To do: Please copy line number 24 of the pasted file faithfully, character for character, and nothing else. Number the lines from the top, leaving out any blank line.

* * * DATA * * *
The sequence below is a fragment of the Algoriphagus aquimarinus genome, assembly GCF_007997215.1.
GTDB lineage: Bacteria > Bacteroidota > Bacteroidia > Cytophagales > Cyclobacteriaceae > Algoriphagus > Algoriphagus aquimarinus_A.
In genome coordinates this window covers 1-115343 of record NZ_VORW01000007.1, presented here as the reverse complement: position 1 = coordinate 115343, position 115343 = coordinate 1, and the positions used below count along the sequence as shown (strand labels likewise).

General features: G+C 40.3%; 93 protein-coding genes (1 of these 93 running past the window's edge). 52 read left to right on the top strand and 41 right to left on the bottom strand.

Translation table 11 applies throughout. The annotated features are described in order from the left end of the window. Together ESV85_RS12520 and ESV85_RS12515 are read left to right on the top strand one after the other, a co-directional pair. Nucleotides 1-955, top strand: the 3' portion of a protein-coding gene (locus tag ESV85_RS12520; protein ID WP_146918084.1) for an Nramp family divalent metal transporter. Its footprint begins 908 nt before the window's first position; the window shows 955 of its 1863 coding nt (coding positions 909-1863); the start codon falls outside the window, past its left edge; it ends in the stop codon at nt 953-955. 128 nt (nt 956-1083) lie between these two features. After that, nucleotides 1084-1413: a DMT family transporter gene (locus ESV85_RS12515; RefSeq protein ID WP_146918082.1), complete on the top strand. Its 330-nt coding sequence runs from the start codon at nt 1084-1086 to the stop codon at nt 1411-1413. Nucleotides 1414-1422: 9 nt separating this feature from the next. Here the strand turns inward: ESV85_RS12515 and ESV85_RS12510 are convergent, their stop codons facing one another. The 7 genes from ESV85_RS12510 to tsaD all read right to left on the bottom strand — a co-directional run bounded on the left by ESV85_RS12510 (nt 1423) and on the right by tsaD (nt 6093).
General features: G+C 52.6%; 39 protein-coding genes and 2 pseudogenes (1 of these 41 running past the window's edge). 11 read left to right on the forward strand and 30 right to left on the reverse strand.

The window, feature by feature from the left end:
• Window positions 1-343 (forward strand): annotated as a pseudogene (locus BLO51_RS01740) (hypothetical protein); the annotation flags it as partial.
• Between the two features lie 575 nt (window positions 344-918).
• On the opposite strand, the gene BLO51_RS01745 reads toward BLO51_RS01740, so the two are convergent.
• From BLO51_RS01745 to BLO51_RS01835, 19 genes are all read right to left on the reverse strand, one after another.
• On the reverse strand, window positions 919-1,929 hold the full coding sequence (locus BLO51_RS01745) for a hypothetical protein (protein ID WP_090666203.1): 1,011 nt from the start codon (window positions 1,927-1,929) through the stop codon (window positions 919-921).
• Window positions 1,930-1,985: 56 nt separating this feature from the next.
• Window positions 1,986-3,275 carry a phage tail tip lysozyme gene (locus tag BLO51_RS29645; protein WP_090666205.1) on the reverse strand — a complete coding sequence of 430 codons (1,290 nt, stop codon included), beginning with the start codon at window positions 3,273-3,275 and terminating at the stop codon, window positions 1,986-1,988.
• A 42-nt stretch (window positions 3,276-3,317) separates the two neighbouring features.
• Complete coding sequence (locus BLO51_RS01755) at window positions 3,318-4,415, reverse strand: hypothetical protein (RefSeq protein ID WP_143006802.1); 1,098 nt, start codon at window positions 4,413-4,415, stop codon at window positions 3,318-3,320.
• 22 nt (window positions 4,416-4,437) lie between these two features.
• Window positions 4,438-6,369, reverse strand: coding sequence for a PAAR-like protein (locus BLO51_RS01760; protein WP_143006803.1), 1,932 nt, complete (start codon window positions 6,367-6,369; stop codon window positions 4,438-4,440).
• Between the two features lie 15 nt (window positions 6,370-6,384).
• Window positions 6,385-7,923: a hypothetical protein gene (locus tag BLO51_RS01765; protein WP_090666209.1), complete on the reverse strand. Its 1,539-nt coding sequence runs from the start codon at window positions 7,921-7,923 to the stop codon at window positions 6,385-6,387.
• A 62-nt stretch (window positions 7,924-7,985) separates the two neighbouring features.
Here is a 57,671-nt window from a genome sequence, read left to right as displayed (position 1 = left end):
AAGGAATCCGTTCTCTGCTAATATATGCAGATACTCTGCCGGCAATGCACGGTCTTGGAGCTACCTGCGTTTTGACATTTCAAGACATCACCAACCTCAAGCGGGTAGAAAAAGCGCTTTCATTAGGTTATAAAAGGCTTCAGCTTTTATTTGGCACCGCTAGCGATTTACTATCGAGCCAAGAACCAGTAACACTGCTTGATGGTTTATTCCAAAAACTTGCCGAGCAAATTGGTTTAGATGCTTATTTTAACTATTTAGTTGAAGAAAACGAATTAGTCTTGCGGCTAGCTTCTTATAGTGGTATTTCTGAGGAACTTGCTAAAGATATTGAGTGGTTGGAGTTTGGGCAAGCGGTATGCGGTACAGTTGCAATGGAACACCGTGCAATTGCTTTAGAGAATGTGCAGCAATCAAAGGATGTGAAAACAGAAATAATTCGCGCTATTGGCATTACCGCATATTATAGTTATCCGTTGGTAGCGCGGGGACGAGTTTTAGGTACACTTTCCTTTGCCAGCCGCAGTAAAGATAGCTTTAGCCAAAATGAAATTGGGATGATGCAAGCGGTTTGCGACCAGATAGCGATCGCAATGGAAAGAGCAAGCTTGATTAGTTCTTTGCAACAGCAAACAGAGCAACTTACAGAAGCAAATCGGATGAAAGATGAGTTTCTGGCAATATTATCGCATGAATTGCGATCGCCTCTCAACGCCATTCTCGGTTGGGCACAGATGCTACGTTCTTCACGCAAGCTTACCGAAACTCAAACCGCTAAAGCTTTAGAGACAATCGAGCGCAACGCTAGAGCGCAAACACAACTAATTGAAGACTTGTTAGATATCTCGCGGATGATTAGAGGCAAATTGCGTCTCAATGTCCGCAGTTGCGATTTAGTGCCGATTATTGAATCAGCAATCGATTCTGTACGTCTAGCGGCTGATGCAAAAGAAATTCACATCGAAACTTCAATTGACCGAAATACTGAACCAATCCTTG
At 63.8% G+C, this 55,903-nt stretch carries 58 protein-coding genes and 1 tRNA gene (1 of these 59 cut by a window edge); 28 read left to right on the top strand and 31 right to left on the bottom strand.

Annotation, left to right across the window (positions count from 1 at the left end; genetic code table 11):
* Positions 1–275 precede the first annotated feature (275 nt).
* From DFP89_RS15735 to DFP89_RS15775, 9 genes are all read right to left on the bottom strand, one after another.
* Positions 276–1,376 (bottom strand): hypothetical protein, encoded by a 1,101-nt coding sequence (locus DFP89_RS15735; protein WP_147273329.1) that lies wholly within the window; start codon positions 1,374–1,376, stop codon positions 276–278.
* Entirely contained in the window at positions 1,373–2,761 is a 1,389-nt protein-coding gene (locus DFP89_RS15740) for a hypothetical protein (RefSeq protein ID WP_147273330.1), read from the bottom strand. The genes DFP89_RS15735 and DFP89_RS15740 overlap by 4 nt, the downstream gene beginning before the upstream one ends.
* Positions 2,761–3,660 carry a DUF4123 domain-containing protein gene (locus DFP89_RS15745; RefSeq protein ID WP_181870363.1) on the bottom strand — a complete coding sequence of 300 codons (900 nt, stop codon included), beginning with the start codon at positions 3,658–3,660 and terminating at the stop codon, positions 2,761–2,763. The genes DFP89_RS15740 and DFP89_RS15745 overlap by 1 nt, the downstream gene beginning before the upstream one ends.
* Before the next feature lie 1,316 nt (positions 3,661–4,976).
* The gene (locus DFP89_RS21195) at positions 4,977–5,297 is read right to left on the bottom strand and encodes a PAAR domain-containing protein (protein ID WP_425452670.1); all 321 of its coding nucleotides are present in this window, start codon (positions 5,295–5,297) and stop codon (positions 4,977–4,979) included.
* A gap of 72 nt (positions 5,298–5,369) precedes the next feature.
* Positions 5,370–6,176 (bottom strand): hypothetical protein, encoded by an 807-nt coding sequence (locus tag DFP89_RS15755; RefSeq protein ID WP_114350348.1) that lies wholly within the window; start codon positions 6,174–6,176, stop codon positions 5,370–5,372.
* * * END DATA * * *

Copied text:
At 63.8% G+C, this 55,903-nt stretch carries 58 protein-coding genes and 1 tRNA gene (1 of these 59 cut by a window edge); 28 read left to right on the top strand and 31 right to left on the bottom strand.